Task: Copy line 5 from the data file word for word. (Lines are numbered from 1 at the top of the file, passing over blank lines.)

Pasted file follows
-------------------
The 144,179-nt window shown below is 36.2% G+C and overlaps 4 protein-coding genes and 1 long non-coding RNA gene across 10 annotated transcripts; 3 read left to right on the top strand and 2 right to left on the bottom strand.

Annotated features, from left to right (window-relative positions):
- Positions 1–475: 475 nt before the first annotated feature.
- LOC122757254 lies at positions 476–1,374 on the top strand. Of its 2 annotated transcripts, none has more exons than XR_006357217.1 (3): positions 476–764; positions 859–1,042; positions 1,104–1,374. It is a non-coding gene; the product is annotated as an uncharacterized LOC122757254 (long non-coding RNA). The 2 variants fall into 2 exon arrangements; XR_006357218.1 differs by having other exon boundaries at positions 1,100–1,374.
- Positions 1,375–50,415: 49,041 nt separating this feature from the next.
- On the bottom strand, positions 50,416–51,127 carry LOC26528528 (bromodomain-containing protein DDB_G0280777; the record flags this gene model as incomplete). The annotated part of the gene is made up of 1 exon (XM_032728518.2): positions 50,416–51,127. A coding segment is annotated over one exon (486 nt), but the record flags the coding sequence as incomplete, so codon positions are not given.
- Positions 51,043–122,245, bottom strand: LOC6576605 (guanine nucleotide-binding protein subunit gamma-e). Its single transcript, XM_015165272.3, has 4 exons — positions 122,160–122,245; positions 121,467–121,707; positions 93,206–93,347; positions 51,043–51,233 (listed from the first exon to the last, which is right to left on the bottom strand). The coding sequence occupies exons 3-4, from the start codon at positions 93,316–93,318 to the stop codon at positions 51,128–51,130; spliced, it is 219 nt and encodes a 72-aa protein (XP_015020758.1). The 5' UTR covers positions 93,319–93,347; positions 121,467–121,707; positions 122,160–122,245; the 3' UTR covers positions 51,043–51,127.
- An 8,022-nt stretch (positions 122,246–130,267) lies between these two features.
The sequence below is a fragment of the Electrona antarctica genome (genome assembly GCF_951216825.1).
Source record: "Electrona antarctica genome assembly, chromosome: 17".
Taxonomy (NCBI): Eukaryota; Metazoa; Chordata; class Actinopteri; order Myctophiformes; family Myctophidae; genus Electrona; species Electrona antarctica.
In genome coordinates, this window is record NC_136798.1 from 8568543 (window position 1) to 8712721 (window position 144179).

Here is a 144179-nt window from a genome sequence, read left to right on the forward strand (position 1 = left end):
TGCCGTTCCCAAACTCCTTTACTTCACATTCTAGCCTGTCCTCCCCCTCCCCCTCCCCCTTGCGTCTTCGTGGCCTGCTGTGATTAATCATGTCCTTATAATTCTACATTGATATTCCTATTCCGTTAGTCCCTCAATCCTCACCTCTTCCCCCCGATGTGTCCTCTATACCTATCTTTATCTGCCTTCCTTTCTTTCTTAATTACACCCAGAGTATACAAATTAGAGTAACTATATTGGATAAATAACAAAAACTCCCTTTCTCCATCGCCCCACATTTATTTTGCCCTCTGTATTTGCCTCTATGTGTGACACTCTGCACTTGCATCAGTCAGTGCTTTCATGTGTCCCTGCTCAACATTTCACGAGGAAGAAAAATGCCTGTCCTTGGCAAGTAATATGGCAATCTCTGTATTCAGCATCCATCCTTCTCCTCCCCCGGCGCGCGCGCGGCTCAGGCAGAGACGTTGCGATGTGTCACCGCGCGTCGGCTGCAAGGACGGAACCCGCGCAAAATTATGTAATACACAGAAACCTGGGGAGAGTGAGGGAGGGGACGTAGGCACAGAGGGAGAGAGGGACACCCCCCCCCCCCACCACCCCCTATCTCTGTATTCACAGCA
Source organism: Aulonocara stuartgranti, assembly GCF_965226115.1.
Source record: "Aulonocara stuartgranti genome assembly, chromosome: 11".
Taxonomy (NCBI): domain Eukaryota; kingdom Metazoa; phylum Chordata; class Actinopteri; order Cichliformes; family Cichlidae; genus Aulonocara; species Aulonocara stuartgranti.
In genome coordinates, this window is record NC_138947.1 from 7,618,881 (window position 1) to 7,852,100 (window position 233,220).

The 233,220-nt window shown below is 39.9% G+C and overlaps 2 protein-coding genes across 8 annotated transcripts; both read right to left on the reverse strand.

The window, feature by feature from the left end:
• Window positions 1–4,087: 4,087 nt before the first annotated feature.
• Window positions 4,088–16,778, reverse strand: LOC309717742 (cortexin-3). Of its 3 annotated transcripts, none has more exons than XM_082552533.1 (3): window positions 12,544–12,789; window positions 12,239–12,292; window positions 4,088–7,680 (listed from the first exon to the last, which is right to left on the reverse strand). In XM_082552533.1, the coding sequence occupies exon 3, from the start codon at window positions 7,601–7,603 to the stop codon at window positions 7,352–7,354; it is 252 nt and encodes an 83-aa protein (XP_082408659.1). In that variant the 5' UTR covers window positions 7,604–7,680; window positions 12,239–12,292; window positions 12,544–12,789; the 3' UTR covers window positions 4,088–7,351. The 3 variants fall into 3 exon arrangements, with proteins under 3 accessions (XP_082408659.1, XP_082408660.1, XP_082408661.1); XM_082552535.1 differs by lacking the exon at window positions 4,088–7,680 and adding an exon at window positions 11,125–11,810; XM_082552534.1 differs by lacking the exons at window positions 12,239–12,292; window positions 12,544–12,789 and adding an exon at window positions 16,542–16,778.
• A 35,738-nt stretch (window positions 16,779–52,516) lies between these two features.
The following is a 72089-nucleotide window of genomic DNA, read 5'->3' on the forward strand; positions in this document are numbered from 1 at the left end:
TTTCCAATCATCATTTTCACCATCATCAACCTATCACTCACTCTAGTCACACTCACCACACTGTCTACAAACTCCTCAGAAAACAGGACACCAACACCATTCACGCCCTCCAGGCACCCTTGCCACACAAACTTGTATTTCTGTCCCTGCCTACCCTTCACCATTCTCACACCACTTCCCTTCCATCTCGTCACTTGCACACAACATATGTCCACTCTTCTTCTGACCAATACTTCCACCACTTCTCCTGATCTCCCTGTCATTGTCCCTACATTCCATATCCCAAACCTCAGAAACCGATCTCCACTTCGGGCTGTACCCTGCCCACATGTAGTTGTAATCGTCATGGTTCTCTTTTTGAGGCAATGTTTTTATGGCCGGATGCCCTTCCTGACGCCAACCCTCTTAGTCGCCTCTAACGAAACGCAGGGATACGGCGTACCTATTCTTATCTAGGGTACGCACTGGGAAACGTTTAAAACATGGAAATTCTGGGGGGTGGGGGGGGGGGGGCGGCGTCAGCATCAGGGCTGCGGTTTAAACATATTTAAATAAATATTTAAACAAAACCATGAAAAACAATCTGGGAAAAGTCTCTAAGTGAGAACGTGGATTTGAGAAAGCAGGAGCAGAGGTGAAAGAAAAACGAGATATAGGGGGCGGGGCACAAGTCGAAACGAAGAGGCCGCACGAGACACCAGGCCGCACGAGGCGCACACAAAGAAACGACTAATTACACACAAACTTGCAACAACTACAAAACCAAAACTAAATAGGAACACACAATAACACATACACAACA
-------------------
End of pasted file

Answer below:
- Positions 1,375–50,415: 49,041 nt separating this feature from the next.